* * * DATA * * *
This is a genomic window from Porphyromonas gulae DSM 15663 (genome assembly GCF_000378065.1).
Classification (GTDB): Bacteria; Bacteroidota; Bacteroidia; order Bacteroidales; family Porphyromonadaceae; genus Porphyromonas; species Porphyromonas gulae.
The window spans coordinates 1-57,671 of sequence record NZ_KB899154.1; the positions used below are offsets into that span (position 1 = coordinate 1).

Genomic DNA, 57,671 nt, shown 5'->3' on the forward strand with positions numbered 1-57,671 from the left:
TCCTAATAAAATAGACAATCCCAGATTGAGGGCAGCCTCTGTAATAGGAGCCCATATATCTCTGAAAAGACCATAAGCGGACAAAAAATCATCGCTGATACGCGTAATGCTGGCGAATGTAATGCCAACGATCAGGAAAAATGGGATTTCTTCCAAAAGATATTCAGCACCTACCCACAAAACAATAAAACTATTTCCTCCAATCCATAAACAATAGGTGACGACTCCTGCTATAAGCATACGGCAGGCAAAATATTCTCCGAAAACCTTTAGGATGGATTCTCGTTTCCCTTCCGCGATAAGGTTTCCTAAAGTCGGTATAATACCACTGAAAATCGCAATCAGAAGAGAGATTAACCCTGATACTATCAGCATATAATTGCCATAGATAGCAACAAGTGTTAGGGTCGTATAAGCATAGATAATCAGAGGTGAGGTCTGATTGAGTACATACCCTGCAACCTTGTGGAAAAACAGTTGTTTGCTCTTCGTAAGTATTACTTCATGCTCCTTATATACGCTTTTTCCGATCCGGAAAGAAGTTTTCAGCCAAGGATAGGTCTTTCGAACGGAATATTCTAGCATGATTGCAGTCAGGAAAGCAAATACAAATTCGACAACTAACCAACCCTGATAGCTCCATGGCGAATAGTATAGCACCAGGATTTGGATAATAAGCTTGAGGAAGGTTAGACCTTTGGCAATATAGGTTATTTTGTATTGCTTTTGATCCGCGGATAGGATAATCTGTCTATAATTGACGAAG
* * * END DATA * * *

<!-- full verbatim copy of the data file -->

This is a genomic window from Porphyromonas gulae DSM 15663 (genome assembly GCF_000378065.1).
Classification (GTDB): Bacteria; Bacteroidota; Bacteroidia; order Bacteroidales; family Porphyromonadaceae; genus Porphyromonas; species Porphyromonas gulae.
The window spans coordinates 1-57,671 of sequence record NZ_KB899154.1; the positions used below are offsets into that span (position 1 = coordinate 1).

Genomic DNA, 57,671 nt, shown 5'->3' on the forward strand with positions numbered 1-57,671 from the left:
TCCTAATAAAATAGACAATCCCAGATTGAGGGCAGCCTCTGTAATAGGAGCCCATATATCTCTGAAAAGACCATAAGCGGACAAAAAATCATCGCTGATACGCGTAATGCTGGCGAATGTAATGCCAACGATCAGGAAAAATGGGATTTCTTCCAAAAGATATTCAGCACCTACCCACAAAACAATAAAACTATTTCCTCCAATCCATAAACAATAGGTGACGACTCCTGCTATAAGCATACGGCAGGCAAAATATTCTCCGAAAACCTTTAGGATGGATTCTCGTTTCCCTTCCGCGATAAGGTTTCCTAAAGTCGGTATAATACCACTGAAAATCGCAATCAGAAGAGAGATTAACCCTGATACTATCAGCATATAATTGCCATAGATAGCAACAAGTGTTAGGGTCGTATAAGCATAGATAATCAGAGGTGAGGTCTGATTGAGTACATACCCTGCAACCTTGTGGAAAAACAGTTGTTTGCTCTTCGTAAGTATTACTTCATGCTCCTTATATACGCTTTTTCCGATCCGGAAAGAAGTTTTCAGCCAAGGATAGGTCTTTCGAACGGAATATTCTAGCATGATTGCAGTCAGGAAAGCAAATACAAATTCGACAACTAACCAACCCTGATAGCTCCATGGCGAATAGTATAGCACCAGGATTTGGATAATAAGCTTGAGGAAGGTTAGACCTTTGGCAATATAGGTTATTTTGTATTGCTTTTGATCCGCGGATAGGATAATCTGTCTATAATTGACGAAG